As the northern hemisphere enters the time of the approaching spring equinox and the southern hemisphere enters hibernation, another opportunity for reflection and introspection presents itself. How about heading into the long weekend by delving into the origins of Easter celebrations?
For many a Christian, Easter celebrations are about the resurrection of Jesus Christ. Dating back to biblical times, Easter commemorates the crucifixion, descent as well as the resurrection of the son of God and Man, Jesus Christ. According to Christianity, Jesus had 12 disciples or followers with whom he shared most of his time and teachings. He was betrayed by one such disciple, Judas Iscariot, for money, which resulted in him being crucified by the Roman government. The charge brought against him was blasphemy for calling himself the “Son of God” and “King of the Jews”. What makes this special on the Christian calendar is the fact that Jesus arose and was seen among the people he spent time with while he was alive. Wherever his followers gathered in private, there he appeared with stigmatic wounds. Easter celebrates the fact that Jesus willingly died for the sins of all Christiandom and took these transgressions upon himself.
Some of our most beloved Easter traditions can be attributed to the Christian celebration.
Teutonism, or Germanic origins, celebrate the Goddess Eostre or Ostara. Eostre is the goddess of the dawn, light and fertility. According to the writings of the 7th and 8th-century writer, scholar and monk, Bede, Jesus’ resurrection is also referred to as Ēosturmōnaþ, which is Old English for the “Month of Eostre”, and is celebrated in April when feasts in honour of Eostre take place.
The Spring Equinox
For many cultures, Easter celebrations can be found in the celebration of the spring equinox. Many have attributed the fact that Easter is celebrated on a different day each year to the fact that the spring equinox is heralded by the plan of the equator passing through the centre of the sun, or when the centre of the visible sun is directly above the equator. Many Easter traditions can be traced back to the celebration of this time of year.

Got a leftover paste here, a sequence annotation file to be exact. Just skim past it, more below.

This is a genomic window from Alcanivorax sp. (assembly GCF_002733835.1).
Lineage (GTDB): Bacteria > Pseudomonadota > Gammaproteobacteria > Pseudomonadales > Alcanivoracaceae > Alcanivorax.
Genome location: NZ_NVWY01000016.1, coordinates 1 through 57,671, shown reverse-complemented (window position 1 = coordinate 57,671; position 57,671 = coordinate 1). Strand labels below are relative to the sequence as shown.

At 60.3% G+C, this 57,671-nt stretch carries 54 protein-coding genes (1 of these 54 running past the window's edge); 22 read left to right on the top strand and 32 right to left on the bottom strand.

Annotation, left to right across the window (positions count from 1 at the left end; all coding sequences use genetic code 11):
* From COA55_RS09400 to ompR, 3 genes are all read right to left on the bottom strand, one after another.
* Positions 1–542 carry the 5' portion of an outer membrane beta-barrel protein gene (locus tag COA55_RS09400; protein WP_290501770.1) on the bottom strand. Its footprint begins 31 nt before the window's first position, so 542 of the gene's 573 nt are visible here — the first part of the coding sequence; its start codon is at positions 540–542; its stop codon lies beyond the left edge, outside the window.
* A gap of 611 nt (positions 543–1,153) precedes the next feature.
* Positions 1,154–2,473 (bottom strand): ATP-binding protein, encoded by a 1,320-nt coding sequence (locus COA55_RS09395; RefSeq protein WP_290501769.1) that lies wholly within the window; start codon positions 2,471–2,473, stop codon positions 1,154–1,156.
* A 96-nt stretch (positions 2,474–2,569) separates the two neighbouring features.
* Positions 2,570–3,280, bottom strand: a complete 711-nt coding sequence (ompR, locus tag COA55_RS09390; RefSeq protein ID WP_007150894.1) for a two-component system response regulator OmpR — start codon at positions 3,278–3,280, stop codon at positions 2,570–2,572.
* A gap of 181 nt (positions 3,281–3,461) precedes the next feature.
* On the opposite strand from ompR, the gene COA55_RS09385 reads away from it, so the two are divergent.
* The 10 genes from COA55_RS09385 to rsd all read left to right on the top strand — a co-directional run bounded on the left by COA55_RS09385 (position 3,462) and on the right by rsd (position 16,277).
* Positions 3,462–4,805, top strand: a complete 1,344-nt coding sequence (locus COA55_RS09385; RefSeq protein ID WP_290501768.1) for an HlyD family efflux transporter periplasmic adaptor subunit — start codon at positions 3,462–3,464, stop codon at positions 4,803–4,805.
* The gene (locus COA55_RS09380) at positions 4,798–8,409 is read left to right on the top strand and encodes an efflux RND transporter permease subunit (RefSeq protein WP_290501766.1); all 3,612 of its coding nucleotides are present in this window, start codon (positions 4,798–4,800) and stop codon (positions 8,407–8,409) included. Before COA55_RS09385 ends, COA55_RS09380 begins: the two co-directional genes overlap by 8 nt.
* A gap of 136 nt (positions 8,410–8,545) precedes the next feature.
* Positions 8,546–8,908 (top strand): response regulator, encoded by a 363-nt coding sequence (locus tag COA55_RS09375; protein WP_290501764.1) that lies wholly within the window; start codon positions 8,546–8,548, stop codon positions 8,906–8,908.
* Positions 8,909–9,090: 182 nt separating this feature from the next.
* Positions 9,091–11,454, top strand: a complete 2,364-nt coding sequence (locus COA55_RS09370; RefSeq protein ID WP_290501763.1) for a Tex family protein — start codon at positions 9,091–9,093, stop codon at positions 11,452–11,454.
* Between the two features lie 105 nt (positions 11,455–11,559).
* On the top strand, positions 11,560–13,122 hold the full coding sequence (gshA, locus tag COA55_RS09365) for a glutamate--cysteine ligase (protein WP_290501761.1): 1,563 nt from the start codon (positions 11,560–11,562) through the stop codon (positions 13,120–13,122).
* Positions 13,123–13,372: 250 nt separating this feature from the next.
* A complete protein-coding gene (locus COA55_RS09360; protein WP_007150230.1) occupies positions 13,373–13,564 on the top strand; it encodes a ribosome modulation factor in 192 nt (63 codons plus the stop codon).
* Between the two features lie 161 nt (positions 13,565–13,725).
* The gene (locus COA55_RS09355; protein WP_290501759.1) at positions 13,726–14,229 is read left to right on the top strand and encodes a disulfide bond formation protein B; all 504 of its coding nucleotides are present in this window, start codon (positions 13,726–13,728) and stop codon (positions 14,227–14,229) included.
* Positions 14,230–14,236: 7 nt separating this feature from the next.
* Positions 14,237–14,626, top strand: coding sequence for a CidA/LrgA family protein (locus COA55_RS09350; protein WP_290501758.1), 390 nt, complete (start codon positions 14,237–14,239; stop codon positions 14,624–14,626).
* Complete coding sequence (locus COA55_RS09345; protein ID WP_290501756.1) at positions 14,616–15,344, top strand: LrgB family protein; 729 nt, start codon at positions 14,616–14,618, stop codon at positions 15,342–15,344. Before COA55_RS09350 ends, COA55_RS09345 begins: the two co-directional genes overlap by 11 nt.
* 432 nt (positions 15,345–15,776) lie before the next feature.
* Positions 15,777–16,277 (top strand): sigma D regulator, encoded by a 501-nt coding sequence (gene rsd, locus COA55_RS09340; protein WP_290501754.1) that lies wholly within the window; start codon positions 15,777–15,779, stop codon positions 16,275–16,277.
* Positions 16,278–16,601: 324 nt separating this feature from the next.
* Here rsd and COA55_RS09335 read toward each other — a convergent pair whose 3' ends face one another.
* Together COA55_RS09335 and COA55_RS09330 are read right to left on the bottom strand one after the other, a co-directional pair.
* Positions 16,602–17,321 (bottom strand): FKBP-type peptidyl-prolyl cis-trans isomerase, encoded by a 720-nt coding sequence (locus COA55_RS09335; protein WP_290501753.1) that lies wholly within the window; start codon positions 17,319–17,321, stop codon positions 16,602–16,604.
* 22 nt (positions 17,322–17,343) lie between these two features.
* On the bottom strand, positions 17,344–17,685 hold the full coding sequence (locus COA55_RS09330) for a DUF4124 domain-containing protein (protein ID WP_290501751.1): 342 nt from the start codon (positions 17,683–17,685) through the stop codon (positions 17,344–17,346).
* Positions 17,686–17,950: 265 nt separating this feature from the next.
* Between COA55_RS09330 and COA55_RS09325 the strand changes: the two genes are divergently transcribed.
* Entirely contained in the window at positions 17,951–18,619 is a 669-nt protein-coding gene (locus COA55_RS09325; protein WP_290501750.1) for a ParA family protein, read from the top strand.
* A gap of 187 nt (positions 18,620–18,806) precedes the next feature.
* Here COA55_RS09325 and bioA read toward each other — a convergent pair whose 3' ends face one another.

The symbol of an egg is one of rebirth and renewal and has been a part of spring and Easter celebrations since time immemorial. It is said that the druids of old buried them in fields in order to invite abundance to the area. Of course, current day consumption of this symbol is of the chocolate variety, and we like it that way!
Hot Cross Buns
As part of Easter weekend celebrations, hot cross buns were first served in the 12th century. According to the lore, they were first baked by an Anglican monk, Brother Thomas Rodcliffe, who marked them with a cross in honour of Good Friday. This idea was then solidified by Queen Elizabeth I of England who forbade the selling of hot cross buns, except for on Good Friday or at Christmas time. They have since become one of the most recognisable Easter symbols.
While the consumption of fish can be linked to Christianity, pickled fish is actually a uniquely South African tradition. Pickled fish is the tradition of preserving fish in a mixture of vinegar and curry spices. Legend has it that the fishermen of old chose to ring in Easter celebrations at home instead of going out to sea during the long weekend. Fish was thus pickled to keep it edible in the days before technology and fridges!
Have you ever heaved a heavy sigh at having to clean out your home around Easter time? Well, it’s all there in the name! During the celebration of the spring/vernal equinox, part of the festivities is decluttering and cleaning out your living space in order to renew the energy. Go on, roll up those sleeves and make elbow grease part of this year’s Easter celebrations.
Believe it or not, Easter bunnies were also seen as a symbol of rebirth and renewal. This belief started in the 1700s when it was said that German immigrants carried the Easter Bunny to Pennsylvania, America. Little German children made nests for the egg-laying Easter hare to lay colourful eggs which they would hunt on Easter.
If you have ever wondered why tourists flock to Stonehenge come Easter, you’re in luck. Stonehenge is symbolic of the two equinoxes and solstices which occur annually. The celebration of these four points is believed to have regenerative properties and is largely believed to be the time for rebirth and renewal. Sound familiar?
There you have it! A deep dive into the origins of Easter. Did you enjoy taking a trip down the rabbit hole? Pun intended!
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